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Nonviolent Communication

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Marshall Rosenberg lecturing in Nonviolent Communication workshop, Neve Shalom ~ Wahat al-Salam, Israel (1990)

Nonviolent Communication (abbreviated NVC, also called Compassionate Communication or Collaborative Communication[1][2]) is a communication process developed by Marshall Rosenberg beginning in the 1960s.[3] It focuses on three aspects of communication: self-empathy (defined as a deep and compassionate awareness of one's own inner experience), empathy (understanding and sharing an emotion expressed by another), and honest self-expression (defined as expressing oneself authentically in a way that is likely to inspire compassion in others).

NVC is based on the idea that all human beings have the capacity for compassion and only resort to violence or behavior that harms others when they don't recognize more effective strategies for meeting needs.[4] Habits of thinking and speaking that lead to the use of violence (psychological and physical) are learned through culture. NVC theory supposes all human behavior stems from attempts to meet universal human needs and that these needs are never in conflict. Rather, conflict arises when strategies for meeting needs clash. NVC proposes that if people can identify their needs, the needs of others, and the feelings that surround these needs, harmony can be achieved.[5]

While NVC is ostensibly taught as a process of communication designed to improve compassionate connection to others, it has also been interpreted as a spiritual practice, a set of values, a parenting technique, an educational method and a worldview.


NVC has been applied in organizational and business settings,[6][7] in parenting,[8][9][10] in education,[11][12][13][14] in mediation,[15] in psychotherapy,[16] in healthcare,[17] in addressing eating issues,[18] in prisons,[19][20][21] and as a basis for a children's book,[22] among other contexts.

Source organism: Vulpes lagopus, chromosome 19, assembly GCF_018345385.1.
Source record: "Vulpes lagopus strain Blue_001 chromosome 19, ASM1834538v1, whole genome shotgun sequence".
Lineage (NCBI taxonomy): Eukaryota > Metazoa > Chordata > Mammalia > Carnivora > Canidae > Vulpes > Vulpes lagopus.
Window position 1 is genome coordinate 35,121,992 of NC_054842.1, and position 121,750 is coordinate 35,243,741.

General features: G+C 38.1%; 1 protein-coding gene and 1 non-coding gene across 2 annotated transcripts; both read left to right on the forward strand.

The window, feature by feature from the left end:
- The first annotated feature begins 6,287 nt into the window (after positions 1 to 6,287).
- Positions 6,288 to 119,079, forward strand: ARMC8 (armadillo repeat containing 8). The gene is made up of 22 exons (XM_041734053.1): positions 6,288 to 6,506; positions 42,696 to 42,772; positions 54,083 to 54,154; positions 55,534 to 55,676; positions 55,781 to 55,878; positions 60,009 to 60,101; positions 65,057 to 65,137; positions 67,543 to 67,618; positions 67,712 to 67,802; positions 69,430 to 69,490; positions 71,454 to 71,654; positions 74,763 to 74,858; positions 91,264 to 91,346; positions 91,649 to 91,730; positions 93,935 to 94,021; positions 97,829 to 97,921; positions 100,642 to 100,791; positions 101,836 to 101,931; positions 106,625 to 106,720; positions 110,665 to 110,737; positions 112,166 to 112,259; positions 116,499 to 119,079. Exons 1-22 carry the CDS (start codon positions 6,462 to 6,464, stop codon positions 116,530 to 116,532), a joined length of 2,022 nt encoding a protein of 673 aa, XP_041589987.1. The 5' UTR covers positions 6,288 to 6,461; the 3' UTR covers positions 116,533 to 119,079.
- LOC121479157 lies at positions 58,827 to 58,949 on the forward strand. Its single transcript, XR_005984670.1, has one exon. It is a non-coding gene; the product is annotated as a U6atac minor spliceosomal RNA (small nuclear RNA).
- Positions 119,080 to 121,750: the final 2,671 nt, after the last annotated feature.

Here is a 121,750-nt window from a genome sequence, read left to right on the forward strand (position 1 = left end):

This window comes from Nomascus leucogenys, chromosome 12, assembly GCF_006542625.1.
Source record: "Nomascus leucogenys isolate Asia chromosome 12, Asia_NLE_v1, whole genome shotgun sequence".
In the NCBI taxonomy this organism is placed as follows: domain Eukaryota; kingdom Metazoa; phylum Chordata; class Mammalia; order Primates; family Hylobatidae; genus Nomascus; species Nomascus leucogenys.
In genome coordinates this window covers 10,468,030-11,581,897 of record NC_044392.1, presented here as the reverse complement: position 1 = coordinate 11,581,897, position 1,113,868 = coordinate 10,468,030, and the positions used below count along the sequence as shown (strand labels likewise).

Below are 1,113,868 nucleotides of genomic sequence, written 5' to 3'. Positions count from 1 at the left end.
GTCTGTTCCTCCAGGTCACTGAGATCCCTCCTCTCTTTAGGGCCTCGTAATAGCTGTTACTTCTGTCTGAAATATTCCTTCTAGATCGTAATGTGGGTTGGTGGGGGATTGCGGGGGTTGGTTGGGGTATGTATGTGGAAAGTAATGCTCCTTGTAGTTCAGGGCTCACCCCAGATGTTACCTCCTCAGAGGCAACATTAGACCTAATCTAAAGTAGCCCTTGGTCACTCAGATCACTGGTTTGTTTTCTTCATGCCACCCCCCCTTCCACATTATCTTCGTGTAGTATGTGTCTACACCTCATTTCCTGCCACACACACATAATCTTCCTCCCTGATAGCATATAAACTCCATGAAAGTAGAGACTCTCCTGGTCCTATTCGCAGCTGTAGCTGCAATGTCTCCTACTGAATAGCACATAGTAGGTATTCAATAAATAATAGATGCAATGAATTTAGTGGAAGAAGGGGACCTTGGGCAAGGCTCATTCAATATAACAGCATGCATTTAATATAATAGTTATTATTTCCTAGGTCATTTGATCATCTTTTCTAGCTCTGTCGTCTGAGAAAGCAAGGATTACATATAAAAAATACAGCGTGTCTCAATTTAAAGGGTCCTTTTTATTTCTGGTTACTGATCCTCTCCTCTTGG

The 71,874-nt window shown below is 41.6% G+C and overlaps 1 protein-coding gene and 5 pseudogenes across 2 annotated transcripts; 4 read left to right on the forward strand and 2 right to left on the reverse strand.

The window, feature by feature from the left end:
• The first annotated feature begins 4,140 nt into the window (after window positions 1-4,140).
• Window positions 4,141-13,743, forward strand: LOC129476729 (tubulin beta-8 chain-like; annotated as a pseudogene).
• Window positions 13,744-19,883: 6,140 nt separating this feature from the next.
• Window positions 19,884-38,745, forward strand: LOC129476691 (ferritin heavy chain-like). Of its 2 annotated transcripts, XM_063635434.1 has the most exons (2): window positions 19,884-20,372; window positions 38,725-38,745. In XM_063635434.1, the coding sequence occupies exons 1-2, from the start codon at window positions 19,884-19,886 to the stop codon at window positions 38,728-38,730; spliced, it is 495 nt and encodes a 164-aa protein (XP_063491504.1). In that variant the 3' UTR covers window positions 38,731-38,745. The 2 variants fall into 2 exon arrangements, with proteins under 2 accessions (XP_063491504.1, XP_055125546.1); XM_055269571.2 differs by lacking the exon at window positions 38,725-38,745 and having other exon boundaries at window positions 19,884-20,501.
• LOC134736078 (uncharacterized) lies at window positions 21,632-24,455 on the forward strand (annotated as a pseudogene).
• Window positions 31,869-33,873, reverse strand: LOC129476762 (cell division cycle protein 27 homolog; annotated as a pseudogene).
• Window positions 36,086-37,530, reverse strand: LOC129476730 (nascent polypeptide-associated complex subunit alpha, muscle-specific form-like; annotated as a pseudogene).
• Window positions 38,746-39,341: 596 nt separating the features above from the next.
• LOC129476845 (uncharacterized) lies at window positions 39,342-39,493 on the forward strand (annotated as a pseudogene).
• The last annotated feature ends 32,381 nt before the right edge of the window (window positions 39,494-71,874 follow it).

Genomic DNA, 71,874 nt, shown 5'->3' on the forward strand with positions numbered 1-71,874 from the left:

Rosenberg says he has used Nonviolent Communication in peace programs in conflict zones including Rwanda, Burundi, Nigeria, Malaysia, Indonesia, Sri Lanka, Colombia, Serbia, Croatia, Ireland, and the Middle East including the Occupied Palestinian Territories.[23]

History and development

According to a biography of Rosenberg on the Center for Nonviolent Communication (CNVC) website, Nonviolent Communication training evolved from his search for a way to rapidly disseminate peacemaking skills. CNVC says that NVC emerged from work he was doing with civil rights activists in the early 1960s, and that during this period he also mediated between rioting students and college administrators, and worked to peacefully desegregate public schools in long-segregated regions.[24]

An MA thesis by Marion Little (2008) says that the roots of the NVC model developed in the late 1960s, when Rosenberg was working on racial integration in schools and organizations in the Southern United States. The earliest version of the model (observations, feelings, and action-oriented wants) was part of a training manual Rosenberg prepared in 1972. The model had evolved to its present form (observations, feelings, needs and requests) by 1992. The dialog between Rosenberg and NVC colleagues and trainers continues to influence the model, which by the late 2000s placed more importance on self-empathy as a key to the model's effectiveness. Another shift in emphasis, since 2000, has been the reference to the model as a process. The focus is thus less on the "steps" themselves and more on the practitioner's intentions in speaking ("is the intent to get others to do what one wants, or to foster more meaningful relationships and mutual satisfaction?") in listening ("is the intent to prepare for what one has to say, or to extend heartfelt, respectful attentiveness to another?") and the quality of connection experienced with others.[25]

Also according to Little's thesis, Rosenberg's work with Carl Rogers on research to investigate the components of a helping relationship was central to the development of NVC. Rogers emphasized: 1) experiential learning, 2) "frankness about one’s emotional state," 3) the satisfaction of hearing others "in a way that resonates for them," 4) the enriching and encouraging experience of "creative, active, sensitive, accurate, empathic listening," 5) the "deep value of congruence between one’s own inner experience, one’s conscious awareness, and one’s communication," and, subsequently, 6) the enlivening experience of unconditionally receiving love or appreciation and extending the same.[25]